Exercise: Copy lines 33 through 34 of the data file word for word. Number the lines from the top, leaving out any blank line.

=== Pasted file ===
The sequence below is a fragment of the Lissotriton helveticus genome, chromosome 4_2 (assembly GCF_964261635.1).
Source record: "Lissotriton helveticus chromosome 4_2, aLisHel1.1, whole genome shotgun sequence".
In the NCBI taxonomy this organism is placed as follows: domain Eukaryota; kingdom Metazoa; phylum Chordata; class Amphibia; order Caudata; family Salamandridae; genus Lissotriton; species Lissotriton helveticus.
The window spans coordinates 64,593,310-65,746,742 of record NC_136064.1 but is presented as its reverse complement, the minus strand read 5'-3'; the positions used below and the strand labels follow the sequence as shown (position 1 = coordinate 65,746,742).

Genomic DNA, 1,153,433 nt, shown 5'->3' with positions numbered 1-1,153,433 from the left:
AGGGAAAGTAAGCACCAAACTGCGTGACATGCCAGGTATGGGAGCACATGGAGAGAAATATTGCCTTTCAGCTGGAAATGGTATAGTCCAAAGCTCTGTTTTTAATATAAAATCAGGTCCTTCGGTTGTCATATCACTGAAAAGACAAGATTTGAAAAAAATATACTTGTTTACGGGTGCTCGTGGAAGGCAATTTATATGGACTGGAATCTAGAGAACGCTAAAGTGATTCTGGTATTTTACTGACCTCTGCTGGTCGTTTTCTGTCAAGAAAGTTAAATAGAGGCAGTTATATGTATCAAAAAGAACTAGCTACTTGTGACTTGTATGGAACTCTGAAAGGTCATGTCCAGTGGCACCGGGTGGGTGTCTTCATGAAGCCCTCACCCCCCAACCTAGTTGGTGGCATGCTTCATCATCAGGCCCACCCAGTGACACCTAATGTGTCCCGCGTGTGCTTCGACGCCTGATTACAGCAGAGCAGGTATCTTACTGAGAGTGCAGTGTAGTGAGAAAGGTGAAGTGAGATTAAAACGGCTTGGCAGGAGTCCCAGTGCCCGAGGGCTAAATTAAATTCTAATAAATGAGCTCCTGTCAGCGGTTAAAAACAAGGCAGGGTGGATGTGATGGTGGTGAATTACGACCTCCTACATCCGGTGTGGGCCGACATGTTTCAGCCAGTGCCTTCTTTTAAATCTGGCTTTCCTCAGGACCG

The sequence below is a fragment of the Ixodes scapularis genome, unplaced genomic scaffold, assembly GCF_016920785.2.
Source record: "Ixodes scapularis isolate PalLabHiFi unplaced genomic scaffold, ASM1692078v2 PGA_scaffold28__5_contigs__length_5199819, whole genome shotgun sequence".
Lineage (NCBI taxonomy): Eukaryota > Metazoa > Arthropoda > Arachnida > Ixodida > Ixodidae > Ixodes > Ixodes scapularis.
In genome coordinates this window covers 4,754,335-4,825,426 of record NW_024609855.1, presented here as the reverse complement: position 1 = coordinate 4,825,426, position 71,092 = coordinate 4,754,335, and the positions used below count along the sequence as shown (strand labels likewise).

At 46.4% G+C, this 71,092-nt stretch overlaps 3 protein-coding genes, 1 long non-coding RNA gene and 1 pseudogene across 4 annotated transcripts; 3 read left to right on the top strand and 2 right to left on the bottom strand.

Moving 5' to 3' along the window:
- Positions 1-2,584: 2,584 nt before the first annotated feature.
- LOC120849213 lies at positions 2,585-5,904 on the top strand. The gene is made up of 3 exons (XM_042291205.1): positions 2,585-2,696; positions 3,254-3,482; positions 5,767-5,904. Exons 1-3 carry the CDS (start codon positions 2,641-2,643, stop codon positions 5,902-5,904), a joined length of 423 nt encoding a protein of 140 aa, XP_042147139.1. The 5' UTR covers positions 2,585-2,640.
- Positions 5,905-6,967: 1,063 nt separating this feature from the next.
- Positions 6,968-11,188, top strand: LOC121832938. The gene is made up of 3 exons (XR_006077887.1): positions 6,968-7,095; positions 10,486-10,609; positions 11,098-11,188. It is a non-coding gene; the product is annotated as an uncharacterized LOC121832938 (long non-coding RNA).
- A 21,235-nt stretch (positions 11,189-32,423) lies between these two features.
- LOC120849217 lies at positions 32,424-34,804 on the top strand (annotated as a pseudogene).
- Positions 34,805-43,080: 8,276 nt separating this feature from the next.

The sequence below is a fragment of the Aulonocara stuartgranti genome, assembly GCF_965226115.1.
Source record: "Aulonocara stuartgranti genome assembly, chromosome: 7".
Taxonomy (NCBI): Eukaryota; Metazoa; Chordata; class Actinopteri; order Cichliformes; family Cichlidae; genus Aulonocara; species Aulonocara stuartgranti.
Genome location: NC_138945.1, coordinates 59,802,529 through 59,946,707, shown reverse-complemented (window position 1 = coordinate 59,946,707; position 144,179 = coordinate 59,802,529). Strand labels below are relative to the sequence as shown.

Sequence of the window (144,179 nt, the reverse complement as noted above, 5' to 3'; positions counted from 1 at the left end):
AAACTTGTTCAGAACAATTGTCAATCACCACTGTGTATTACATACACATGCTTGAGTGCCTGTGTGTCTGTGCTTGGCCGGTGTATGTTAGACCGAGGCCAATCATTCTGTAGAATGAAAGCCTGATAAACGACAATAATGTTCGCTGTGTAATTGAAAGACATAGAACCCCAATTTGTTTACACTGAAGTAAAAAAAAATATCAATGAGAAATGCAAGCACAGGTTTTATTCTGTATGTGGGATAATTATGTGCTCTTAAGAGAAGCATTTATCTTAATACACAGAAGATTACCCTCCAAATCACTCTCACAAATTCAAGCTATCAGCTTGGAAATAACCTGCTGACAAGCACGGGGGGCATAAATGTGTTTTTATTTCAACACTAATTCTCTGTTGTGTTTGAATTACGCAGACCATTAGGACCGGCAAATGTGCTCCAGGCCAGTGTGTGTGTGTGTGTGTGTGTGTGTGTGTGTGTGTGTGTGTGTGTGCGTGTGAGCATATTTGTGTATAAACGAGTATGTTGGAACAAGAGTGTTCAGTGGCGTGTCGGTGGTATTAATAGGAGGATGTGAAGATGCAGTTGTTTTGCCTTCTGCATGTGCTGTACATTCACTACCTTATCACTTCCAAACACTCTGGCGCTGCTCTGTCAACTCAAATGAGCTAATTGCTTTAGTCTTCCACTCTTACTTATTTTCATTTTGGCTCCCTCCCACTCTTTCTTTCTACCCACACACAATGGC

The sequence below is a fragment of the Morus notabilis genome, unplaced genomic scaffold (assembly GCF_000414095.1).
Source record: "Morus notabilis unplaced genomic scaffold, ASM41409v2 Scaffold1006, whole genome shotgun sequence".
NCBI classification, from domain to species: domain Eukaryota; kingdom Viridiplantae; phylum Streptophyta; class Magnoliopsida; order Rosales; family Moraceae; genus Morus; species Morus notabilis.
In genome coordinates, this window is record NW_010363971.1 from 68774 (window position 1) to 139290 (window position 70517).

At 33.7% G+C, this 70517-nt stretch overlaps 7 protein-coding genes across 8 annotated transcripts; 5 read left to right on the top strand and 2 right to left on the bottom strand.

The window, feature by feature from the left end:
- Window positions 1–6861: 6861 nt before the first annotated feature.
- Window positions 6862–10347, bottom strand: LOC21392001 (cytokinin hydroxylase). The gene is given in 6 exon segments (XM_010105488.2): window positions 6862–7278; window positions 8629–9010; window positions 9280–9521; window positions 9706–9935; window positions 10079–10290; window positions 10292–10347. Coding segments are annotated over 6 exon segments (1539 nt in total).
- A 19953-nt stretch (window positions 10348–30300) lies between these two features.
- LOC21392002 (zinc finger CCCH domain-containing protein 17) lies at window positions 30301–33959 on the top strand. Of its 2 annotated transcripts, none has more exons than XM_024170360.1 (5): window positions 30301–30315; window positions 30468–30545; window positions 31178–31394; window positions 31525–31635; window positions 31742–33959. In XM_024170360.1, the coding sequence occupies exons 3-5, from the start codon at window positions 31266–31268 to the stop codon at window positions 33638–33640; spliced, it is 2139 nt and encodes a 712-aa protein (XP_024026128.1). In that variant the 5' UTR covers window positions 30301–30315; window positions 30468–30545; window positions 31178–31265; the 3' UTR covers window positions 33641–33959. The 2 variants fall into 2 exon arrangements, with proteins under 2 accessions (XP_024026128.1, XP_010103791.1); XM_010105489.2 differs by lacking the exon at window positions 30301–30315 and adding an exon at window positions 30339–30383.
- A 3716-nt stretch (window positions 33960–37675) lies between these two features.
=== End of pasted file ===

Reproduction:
- Window positions 6862–10347, bottom strand: LOC21392001 (cytokinin hydroxylase). The gene is given in 6 exon segments (XM_010105488.2): window positions 6862–7278; window positions 8629–9010; window positions 9280–9521; window positions 9706–9935; window positions 10079–10290; window positions 10292–10347. Coding segments are annotated over 6 exon segments (1539 nt in total).
- A 19953-nt stretch (window positions 10348–30300) lies between these two features.